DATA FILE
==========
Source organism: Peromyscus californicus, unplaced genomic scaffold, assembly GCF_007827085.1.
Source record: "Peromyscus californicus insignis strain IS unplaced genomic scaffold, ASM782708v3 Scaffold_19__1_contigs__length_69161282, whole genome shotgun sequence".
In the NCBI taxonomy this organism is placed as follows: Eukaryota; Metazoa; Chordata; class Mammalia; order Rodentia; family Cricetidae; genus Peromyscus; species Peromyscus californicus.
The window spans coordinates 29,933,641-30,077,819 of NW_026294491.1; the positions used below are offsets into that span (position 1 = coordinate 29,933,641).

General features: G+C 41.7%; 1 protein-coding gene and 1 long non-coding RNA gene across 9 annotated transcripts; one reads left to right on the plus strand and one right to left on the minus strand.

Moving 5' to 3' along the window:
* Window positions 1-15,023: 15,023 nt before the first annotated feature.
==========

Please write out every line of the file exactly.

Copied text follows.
Source organism: Peromyscus californicus, unplaced genomic scaffold, assembly GCF_007827085.1.
Source record: "Peromyscus californicus insignis strain IS unplaced genomic scaffold, ASM782708v3 Scaffold_19__1_contigs__length_69161282, whole genome shotgun sequence".
In the NCBI taxonomy this organism is placed as follows: Eukaryota; Metazoa; Chordata; class Mammalia; order Rodentia; family Cricetidae; genus Peromyscus; species Peromyscus californicus.
The window spans coordinates 29,933,641-30,077,819 of NW_026294491.1; the positions used below are offsets into that span (position 1 = coordinate 29,933,641).

General features: G+C 41.7%; 1 protein-coding gene and 1 long non-coding RNA gene across 9 annotated transcripts; one reads left to right on the plus strand and one right to left on the minus strand.

Moving 5' to 3' along the window:
* Window positions 1-15,023: 15,023 nt before the first annotated feature.